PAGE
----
Source: Washington Office of Superintendent of Public Instruction

Math

The state average for Math was 63% in 2013.

101 students were tested at this school in 2013.

2013

 
 
70%

2012

 
 
78%

2011

 
 
77%

2010

 
 
80%
Reading

The state average for Reading was 73% in 2013.

99 students were tested at this school in 2013.

2013

 
 
66%

2012

 
 
85%

2011

 
 
75%

2010

 
 
84%
Writing

The state average for Writing was 62% in 2013.

97 students were tested at this school in 2013.

2013

 
 
60%

2012

 
 
73%

2011

 
 
82%

2010

 
 
73%
Scale: % basic, level 3, or level 4

About the tests


In 2012-2013 Washington used the Measurements of Student Progress (MSP) to test students in reading and math in grades 3 through 8, in writing in grades 4 and 7, and in science in grades 5 and 8. The MSP is a standards-based test, which means it measures how well students are mastering specific skills defined for each grade by the state of Washington. The goal is for all students to score at or above the state standard.

Source: Washington Office of Superintendent of Public Instruction

Math

The state average for Math was 63% in 2013.

97 students were tested at this school in 2013.

2013

 
 
86%

2012

 
 
76%

2011

 
 
74%

2010

 
 
67%
Reading

The state average for Reading was 73% in 2013.

97 students were tested at this school in 2013.

2013

 
 
76%

2012

 
 
86%

2011

 
 
72%

2010

 
 
79%
Science

The state average for Science was 67% in 2013.

96 students were tested at this school in 2013.

2013

 
 
79%

2012

 
 
70%

2011

 
 
62%

2010

 
 
36%
Scale: % basic, level 3, or level 4

About the tests


In 2012-2013 Washington used the Measurements of Student Progress (MSP) to test students in reading and math in grades 3 through 8, in writing in grades 4 and 7, and in science in grades 5 and 8. The MSP is a standards-based test, which means it measures how well students are mastering specific skills defined for each grade by the state of Washington. The goal is for all students to score at or above the state standard.

Source: Washington Office of Superintendent of Public Instruction

Math

The state average for Math was 59% in 2013.

91 students were tested at this school in 2013.

2013

 
 
73%

2012

 
 
62%

2011

 
 
77%

2010

 
 
70%
Reading

The state average for Reading was 72% in 2013.

91 students were tested at this school in 2013.

2013

 
 
76%

2012

 
 
74%

2011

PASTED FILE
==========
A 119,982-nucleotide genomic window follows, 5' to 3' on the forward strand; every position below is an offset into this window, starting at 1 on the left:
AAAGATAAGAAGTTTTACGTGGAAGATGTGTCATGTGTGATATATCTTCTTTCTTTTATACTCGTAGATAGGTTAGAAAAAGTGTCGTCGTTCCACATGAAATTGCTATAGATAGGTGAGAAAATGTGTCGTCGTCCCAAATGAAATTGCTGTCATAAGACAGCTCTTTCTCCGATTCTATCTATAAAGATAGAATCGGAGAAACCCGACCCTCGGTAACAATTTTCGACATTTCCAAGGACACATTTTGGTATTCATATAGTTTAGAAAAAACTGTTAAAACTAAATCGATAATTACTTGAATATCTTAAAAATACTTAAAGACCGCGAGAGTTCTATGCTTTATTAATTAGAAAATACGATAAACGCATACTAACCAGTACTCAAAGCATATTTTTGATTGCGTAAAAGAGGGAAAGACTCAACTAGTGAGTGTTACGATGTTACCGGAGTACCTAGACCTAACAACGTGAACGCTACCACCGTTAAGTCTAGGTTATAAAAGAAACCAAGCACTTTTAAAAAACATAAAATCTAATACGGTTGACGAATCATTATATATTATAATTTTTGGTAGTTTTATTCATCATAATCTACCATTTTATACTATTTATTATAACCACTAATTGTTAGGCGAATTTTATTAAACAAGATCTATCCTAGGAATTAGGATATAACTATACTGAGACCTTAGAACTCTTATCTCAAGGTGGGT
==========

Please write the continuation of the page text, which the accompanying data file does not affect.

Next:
77%

2010

 
 
66%
Scale: % basic, level 3, or level 4

About the tests


In 2012-2013 Washington used the Measurements of Student Progress (MSP) to test students in reading and math in grades 3 through 8, in writing in grades 4 and 7, and in science in grades 5 and 8. The MSP is a standards-based test, which means it measures how well students are mastering specific skills defined for each grade by the state of Washington. The goal is for all students to score at or above the state standard.

Source: Washington Office of Superintendent of Public Instruction

Math

All Students74%
Female73%
Male74%
Blackn/a
Asian90%
Asian/Pacific Islander85%
Hispanic60%
Native Americann/a
Pacific Islandern/a
White76%
Low income63%
Not low income80%
Special education14%
Not special education84%
Limited Englishn/a
Migrantn/a

Reading

All Students78%
Female84%
Male72%
Blackn/a
Asian90%
Asian/Pacific Islander92%
Hispanic60%
Native Americann/a
Pacific Islandern/a
White78%
Low income69%
Not low income84%
Special education15%
Not special education88%
Limited Englishn/a
Migrantn/a
Scale: % basic, level 3, or level 4

About the tests


In 2012-2013 Washington used the Measurements of Student Progress (MSP) to test students in reading and math in grades 3 through 8, in writing in grades 4 and 7, and in science in grades 5 and 8. The MSP is a standards-based test, which means it measures how well students are mastering specific skills defined for each grade by the state of Washington. The goal is for all students to score at or above the state standard.

The different student groups are identified by the Washington Office of Superintendent of Public Instruction. If there are fewer than 10 students in a particular group in a school, the state doesn't report data for that group.

Source: Washington Office of Superintendent of Public Instruction

Math

All Students70%
Female80%
Male61%
Blackn/a
Asiann/a
Asian/Pacific Islandern/a
Hispanic67%
Native Americann/a
Pacific Islandern/a
White69%
Low income61%
Not low income76%
Special education15%
Not special education78%
Limited Englishn/a
Migrantn/a

Reading

All Students66%
Female78%
Male53%
Blackn/a
Asiann/a
Asian/Pacific Islandern/a
Hispanic67%
Native Americann/a
Pacific Islandern/a
White66%
Low income60%
Not low income69%
Special education0%
Not special education75%
Limited Englishn/a
Migrantn/a

Writing

All Students60%
Female74%
Male45%
Blackn/a
Asiann/a
Asian/Pacific Islandern/a
Hispanic57%
Native Americann/a
Pacific Islandern/a
White59%
Low income46%
Not low income68%
Special education0%
Not special education69%
Limited Englishn/a
Migrantn/a
Scale: % basic, level 3, or level 4

About the tests